Hester v. State

Annotate this Case

535 S.W.2d 354 (1976)

Roger Dale HESTER, Appellant, v. The STATE of Texas, Appellee. Randall Lewis NYMAN, Appellant, v. The STATE of Texas, Appellee.

Nos. 49924-49929.

Court of Criminal Appeals of Texas.

April 14, 1976.

*355 Bill Bender, Seguin, for Roger Dale Hester.

Malcolm C. Halbardier, San Antonio, for Randall Lewis Nyman.

Ted Butler, Dist. Atty., Charles T. Conaway, Lucien B. Campbell and Susan D. Reed, Asst. Dist. Attys., San Antonio, Jim D. Vollers, State's Atty., and David S. McAngus, Asst. State's Atty., Austin, for the State.


ODOM, Judge.

Each appellant was convicted for two murders and one burglary of a private residence at night. Punishment was assessed at life for each murder conviction and at sixty years for each burglary.

Each appellant contends the trial court erred in admitting written confessions into evidence. Each filed a motion to suppress his own confession. Following a hearing on the motions they were overruled by the trial court and the evidence was subsequently admitted. In their briefs appellants challenge that ruling on several different grounds.

The transcribed court reporter's notes for the hearing on the motions to suppress exceed 400 pages. Twenty-two witnesses testified to events occurring over a period of several hours at different locations *356 with different people present at different times and for different periods of time. While the cold record is before us in its entirety, it remains but a cold record. It is the trial court that is charged with finding the facts and applying the law. Art. 38.22, Sec. 2, V.A.C.C.P., requires the trial court to enter an order stating its findings. On appeal challenges to the trial court's ruling generally should be directed to whether the trial court abused its discretion in one of its findings of fact or to whether the trial court properly applied the law to those facts found by it. This Court is not the proper forum for the initial fact-finding process, but should restrict its review of the facts to any issues raised in challenge to the trial court's findings. Without adequate findings of fact this Court is much handicapped in its review upon appeal of the trial court's ruling, because it lacks an adequate record of the basis for that ruling. One purpose for requiring the trial court to "enter an order stating [its] findings" (Art. 38.22, Sec. 2, V.A.C.C.P.) is to make the record reflect, for the parties and for possible appellate review, the basis for the ruling.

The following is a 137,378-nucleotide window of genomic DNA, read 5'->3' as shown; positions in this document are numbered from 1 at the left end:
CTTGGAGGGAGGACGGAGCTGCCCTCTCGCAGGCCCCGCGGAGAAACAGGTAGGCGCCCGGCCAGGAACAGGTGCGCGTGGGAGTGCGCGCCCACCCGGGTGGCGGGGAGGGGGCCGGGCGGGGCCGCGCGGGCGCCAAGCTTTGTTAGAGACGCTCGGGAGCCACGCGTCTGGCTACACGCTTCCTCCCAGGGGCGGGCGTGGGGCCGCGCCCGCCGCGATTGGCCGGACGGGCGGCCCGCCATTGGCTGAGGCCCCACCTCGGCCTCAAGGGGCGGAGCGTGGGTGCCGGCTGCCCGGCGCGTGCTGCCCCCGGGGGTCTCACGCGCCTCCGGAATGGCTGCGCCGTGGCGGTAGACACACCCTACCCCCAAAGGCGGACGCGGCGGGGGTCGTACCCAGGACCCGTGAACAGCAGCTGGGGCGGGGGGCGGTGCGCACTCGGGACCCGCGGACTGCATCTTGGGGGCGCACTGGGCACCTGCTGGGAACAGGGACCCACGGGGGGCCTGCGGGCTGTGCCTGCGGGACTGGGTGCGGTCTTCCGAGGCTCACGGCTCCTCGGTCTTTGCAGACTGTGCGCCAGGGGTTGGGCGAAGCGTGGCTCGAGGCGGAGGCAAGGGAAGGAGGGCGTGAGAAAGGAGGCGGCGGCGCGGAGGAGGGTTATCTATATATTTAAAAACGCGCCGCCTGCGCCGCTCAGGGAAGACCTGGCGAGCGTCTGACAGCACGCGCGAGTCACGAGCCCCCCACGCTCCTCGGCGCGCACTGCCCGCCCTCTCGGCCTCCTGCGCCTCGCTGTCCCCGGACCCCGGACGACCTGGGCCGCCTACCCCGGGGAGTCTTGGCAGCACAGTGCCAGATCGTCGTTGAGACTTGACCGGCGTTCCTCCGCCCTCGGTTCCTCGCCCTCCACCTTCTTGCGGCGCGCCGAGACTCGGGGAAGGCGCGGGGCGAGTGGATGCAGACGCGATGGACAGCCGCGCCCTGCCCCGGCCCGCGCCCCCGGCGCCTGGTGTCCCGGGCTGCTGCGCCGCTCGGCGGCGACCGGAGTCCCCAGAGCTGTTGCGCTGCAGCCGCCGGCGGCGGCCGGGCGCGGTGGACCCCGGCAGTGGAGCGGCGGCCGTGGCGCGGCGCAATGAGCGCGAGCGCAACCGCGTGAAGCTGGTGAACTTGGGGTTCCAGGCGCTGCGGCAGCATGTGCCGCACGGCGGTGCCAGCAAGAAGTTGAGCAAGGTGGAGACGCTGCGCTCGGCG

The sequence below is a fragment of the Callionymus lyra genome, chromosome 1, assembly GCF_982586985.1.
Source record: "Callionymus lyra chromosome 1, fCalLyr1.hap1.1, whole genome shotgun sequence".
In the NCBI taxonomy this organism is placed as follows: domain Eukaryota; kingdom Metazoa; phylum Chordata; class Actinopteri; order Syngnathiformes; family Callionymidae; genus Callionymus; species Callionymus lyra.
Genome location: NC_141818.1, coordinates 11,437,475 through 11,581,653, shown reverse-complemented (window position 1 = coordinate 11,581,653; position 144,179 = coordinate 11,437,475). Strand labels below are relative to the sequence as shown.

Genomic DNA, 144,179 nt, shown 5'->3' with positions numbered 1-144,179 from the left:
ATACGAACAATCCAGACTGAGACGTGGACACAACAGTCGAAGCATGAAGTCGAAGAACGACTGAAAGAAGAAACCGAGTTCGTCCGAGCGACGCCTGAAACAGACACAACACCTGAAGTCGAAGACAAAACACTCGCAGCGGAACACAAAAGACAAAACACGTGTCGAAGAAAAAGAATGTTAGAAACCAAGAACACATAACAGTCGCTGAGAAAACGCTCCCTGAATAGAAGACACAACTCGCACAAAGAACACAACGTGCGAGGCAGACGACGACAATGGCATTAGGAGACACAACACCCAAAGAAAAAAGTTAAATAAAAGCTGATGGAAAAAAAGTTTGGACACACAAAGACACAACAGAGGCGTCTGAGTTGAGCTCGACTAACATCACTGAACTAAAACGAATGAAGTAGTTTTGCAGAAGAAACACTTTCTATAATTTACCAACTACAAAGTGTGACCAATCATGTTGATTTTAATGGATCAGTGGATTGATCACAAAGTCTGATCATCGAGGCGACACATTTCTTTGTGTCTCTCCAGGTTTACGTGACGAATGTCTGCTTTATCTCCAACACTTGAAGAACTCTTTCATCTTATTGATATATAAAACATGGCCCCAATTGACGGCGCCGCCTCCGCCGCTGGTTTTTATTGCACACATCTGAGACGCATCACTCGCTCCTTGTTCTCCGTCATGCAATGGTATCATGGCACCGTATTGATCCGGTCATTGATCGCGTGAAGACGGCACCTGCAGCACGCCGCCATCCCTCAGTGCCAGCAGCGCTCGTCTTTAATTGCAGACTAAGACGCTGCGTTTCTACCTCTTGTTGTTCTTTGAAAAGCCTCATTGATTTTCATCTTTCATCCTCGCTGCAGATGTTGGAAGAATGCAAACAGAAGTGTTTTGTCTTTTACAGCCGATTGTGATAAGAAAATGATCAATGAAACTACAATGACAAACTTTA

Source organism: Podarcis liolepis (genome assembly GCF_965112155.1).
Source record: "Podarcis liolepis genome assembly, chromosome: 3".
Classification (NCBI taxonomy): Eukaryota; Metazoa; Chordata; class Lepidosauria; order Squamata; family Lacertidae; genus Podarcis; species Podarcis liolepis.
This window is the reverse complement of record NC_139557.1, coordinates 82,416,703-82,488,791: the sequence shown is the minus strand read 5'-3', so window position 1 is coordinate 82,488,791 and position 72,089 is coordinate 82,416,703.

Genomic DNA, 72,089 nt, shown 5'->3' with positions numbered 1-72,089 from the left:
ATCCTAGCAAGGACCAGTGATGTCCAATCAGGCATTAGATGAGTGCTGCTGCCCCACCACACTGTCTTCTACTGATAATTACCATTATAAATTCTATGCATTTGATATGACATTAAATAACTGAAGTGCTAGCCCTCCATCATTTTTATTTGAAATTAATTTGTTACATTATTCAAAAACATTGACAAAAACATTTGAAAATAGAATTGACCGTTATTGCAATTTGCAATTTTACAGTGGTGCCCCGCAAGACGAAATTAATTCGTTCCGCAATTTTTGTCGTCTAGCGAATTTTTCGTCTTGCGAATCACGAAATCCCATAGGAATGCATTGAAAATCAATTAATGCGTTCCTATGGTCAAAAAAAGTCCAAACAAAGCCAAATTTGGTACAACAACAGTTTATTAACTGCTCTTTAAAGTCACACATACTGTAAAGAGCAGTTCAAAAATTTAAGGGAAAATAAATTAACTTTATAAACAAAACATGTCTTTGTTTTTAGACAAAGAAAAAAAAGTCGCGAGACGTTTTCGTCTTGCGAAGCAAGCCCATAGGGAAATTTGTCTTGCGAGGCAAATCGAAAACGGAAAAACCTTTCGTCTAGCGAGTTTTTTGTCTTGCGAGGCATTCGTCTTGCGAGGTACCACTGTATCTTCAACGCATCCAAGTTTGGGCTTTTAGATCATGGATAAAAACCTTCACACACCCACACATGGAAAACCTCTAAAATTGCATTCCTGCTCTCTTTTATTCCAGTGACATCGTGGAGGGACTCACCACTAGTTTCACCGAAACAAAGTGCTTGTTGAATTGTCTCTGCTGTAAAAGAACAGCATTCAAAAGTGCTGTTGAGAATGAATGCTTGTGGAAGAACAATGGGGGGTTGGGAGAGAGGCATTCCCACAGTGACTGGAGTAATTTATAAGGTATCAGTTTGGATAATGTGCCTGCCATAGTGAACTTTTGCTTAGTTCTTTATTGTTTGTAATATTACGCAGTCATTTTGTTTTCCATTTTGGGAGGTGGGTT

The trial court's order in the instant case reads as follows:

"ORDER "The Court finds that the statement or confession of the defendant, RANDALL LEWIS NYMAN, marked State's Exhibit NO. 2, to have been voluntarily made contemporaneously with a knowledgeable waiver of right to assistance of counsel and is held to be admissible as a matter of law and fact. "The court further finds that the statement of the defendant, ROGER DALE HESTER, marked State's Exhibit NO. 3, to have been voluntarily made contemporaneously with a knowledgeable waiver of the right to assistance of counsel and it is held to be admissible as a matter of law and fact. "The Motions to Suppress, three Motions to Suppress are in their entirety overruled."

This order does not recite the findings of the trial court in any detail. It does not resolve numerous disputed fact issues upon which appellants' grounds of error are based. As a result it does not assist this Court in determining the sufficiency of the evidence to support whatever unstated findings of fact were made by the fact finder. Consequently, we are unable to review the findings challenged by the appellants' grounds of error.

The order required by Article 38.22, Sec. 2, V.A.C.C.P., must recite the court's findings on relevant disputed fact issues.[1]

The disputed fact issues upon which findings should be returned to this Court should be apparent from the parties' briefs filed in the individual cases. The trial judge may also review the transcription of the testimony upon which the original order was entered, if necessary, in order to aid his recollection of the findings previously made.

In this case we abate the appeal and direct the trial judge to reduce to writing his findings on the disputed fact issues surrounding the taking of appellants' confessions raised in the grounds of error challenging the court's ruling on their admissibility, and to file with this Court his certificate reciting those findings.

The appeals are abated.


[1] See also Jackson v. Denno, 378 U.S. 368, 391, 84 S. Ct. 1774, 1788, 12 L. Ed. 2d 908 (1964), wherein it was stated:

"These procedures [for determining the voluntariness of a confession] must, therefore, be fully adequate to insure a reliable and clear-cut determination of the voluntariness of the confession, including the resolution of disputed facts upon which the voluntariness issue may depend."